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Global Monetary Policy Monitor

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Brazil and Indonesia are the exception

December 5, 2013

In November, 16 countries announced monetary policy decisions, six of them changing the monetary policy rate.

In November, 16 countries announced monetary policy decisions, six of them changing the monetary policy rate. The decoupling among emerging-market economies throughout the year continues. Brazil and Indonesia, which suffer higher inflation and depreciation, raised policy rates. Meanwhile, Chile, Peru, Hungary and Thailand, with lower inflation and more stable exchange rates, found additional room to ease their monetary policy conditions.


The Brazilian Central Bank’s Monetary Policy Committee (Copom) increased the monetary-policy rate (Selic) by 0.50 pp in November, to 10% per year, as had been widely expected. After four consecutive meetings followed by the same post-decision statement, the Copom modified the text so as to signal, in our view, the approaching end of the rate-hiking cycle. Moderate economic growth and lower inflation readings published recently may have weighed on the Copom’s decision.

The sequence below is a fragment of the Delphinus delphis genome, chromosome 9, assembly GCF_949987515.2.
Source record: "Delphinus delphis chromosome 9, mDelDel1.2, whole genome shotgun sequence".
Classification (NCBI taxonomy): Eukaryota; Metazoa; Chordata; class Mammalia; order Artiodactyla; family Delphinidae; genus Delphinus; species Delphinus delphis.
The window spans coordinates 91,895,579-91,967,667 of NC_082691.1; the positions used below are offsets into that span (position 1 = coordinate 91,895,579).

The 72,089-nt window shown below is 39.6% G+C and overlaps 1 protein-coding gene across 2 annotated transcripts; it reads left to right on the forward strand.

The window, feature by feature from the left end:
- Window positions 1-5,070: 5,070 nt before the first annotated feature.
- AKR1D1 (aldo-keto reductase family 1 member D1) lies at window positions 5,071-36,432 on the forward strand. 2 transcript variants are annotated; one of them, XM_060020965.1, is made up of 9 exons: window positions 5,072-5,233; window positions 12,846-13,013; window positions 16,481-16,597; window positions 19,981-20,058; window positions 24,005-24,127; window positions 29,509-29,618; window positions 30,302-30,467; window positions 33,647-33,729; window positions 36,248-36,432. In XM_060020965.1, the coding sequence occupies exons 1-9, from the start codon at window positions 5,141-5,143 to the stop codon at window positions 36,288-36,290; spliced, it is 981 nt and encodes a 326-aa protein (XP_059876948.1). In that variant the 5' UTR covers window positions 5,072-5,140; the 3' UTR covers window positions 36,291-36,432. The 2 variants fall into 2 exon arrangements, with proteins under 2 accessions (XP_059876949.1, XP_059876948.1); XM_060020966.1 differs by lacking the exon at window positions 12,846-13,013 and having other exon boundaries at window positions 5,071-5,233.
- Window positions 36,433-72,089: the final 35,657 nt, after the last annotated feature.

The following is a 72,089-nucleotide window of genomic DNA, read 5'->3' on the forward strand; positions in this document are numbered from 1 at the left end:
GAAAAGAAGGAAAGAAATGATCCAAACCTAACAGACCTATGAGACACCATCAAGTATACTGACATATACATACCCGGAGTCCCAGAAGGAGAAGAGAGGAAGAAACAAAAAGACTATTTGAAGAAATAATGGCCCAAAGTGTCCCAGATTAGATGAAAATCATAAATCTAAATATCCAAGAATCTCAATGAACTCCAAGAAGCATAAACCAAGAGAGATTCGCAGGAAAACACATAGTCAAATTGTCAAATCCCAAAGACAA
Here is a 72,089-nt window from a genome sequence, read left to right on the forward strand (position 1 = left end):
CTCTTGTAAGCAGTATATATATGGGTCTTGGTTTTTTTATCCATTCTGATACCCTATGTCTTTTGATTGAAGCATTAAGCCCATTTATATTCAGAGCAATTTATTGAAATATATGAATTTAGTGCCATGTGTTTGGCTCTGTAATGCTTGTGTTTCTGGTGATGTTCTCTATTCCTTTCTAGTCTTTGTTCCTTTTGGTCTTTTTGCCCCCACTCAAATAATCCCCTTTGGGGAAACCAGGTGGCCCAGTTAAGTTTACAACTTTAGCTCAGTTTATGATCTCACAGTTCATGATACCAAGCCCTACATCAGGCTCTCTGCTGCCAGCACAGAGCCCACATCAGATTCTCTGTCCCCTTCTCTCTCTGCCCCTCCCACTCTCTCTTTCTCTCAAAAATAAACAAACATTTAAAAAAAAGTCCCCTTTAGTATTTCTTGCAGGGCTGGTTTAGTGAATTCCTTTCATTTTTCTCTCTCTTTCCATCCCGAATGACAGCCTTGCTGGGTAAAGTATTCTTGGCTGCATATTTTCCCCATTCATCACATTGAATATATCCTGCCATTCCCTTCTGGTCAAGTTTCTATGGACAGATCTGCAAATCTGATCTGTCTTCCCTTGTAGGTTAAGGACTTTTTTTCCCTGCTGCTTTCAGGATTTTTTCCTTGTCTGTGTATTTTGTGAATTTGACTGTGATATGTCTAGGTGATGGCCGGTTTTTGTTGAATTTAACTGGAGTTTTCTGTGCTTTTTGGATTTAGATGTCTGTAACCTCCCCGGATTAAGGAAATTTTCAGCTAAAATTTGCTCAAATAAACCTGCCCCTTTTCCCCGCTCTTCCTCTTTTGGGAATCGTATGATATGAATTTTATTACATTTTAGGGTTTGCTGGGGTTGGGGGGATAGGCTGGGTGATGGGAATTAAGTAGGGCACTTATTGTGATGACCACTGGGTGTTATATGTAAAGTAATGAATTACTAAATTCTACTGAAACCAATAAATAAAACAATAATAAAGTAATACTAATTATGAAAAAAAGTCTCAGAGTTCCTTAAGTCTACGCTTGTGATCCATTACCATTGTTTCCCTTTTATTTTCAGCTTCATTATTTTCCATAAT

There were two changes from the statements issued in previous meetings. First, the beginning of the cycle was mentioned tonight (“started in the April 2013 meeting”), which seems to be an evaluation that the hiking cycle is already longstanding. Second, the Copom withdrew the following sentence: “The Committee evaluates that this decision will contribute to set inflation into decline and ensure that this trend persists in the upcoming year.” In our view, by leaving out this sentence, the Copom may be suggesting that the goal of curbing inflation is largely ensured by monetary tightening that has already been implemented.

This signal that the hiking cycle is close to an end, reinforced by the minutes of the Copom meeting published one week later, was in line with our scenario. We maintain our forecast of an additional 0.25-pp hike in the Selic rate in January, to 10.25%, a level likely to be maintained until at least the end of 2014.


According to the minutes of the latest monetary policy meeting, the decision to lower the interest rate by 25 bps (to 3.5%) was unanimous. This is in contrast to the previous decision, when the central bank reduced the policy rate by 25 bps, but two board members voted to keep it unchanged. There was also an unanimous agreement within the board that additional rate cuts would not be advisable in the foreseeable future, and that the central bank should communicate this message to the market.